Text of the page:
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Greek parliament to approve new cuts for 2017

US Rep. Ilhan Omar (D-MN) (L) talks with Speaker of the House Nancy Pelosi (D-CA) during a rally with fellow Democrats before voting on H.R. 1, or the People Act, on the East Steps of the US Capitol on March 08, 2019 in Washington, DC. (AFP photo)
The file photo shows people attending a protest in Athens, Greece, to condemn fresh pay cuts and tax hikes. (Photo by AFP)

Greece's parliament is to approve a new set of cuts and tax hikes for next year as Athens struggles to secure fresh funds from international creditors.

The parliament, dominated by lawmakers from the leftist government, is expected to ratify a budget bill later on Saturday that is expected to save over $6.7 billion for the country in 2017.

Greek lawmakers will vote on imposition of extra taxes on cars, fixed telephone service, pay TV, fuel, tobacco, coffee, beer and other items. If the measure is approved, the government will be allowed to cut public spending on salaries and pensions.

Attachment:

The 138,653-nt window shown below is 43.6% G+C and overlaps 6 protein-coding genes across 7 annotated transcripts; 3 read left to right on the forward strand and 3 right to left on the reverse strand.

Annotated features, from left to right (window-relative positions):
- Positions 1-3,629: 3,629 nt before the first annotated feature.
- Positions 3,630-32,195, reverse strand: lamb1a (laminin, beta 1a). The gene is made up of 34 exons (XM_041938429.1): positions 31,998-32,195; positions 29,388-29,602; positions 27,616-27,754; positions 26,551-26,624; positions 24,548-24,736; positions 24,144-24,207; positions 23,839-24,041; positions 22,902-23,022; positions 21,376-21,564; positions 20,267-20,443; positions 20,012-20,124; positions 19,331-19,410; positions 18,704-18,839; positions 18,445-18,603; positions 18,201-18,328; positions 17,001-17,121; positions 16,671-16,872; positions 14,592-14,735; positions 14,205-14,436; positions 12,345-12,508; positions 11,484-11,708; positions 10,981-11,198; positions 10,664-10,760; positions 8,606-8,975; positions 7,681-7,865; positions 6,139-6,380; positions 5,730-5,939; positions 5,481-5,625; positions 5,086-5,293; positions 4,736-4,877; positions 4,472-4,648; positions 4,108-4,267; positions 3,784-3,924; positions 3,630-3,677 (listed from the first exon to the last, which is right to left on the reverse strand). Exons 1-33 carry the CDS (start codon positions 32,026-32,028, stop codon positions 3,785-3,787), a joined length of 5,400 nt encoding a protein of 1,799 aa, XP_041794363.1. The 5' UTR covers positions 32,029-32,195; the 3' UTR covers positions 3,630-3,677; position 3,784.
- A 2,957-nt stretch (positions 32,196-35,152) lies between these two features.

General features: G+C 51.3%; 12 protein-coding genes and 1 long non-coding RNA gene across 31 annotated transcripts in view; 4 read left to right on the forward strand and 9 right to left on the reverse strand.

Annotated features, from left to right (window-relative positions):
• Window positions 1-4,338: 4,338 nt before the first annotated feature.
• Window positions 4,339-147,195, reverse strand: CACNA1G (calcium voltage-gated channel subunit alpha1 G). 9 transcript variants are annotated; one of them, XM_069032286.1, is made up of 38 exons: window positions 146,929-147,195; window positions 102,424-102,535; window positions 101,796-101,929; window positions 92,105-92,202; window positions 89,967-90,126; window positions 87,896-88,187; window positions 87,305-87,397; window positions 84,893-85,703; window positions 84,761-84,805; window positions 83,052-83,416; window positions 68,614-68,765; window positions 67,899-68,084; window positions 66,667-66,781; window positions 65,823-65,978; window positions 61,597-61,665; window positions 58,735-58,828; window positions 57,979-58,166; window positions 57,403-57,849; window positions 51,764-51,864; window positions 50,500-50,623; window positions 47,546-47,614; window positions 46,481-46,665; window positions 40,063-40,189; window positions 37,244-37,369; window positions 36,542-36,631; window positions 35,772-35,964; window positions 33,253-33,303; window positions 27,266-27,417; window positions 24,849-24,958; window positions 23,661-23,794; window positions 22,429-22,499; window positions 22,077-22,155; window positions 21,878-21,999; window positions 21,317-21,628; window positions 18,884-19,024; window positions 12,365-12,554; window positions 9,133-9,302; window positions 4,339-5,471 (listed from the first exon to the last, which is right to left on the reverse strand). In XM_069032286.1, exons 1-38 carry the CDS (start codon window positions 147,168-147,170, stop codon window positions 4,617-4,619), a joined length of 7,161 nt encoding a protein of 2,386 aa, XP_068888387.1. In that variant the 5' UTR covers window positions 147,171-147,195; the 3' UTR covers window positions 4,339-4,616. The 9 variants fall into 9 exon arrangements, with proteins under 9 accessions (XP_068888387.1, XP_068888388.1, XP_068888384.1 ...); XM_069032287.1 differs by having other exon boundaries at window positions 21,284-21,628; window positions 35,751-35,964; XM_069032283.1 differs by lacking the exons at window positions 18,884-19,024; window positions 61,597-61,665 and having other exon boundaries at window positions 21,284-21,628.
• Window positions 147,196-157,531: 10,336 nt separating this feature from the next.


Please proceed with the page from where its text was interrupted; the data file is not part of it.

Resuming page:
Greece hopes the cuts could be satisfactory enough for the European Union (EU) institutions and the International Monetary Fund (IMF) to give Athens the funds it desperately needs to shore up its debt-stricken economy.

The cuts are also meant to facilitate Greece’s return to debt markets by early 2018. That would only be the case if the European Central Bank opens Greece’s access to its quantitative easing (QE), an asset purchase program which currently excludes Athens.

The new budget is highly likely to anger the public and critics of Prime Minister Alexis Tsipras, who came to power in early 2015 on a platform of opposing EU austerity and increasing pensions and salaries. However, he has vowed that 2018 will be the end of the economic pressures for the Greeks and the public would feel the result of current painful measures beyond that time.

Last week, Eurozone lenders approved a series of short-term relief measures to help Greece repay its huge public debt, which will reach 315 billion euros this year. However, the EU and IMF creditors should conclude a final audit of Greece’s reform next year to allow the country to enjoy fresh bailout funds.

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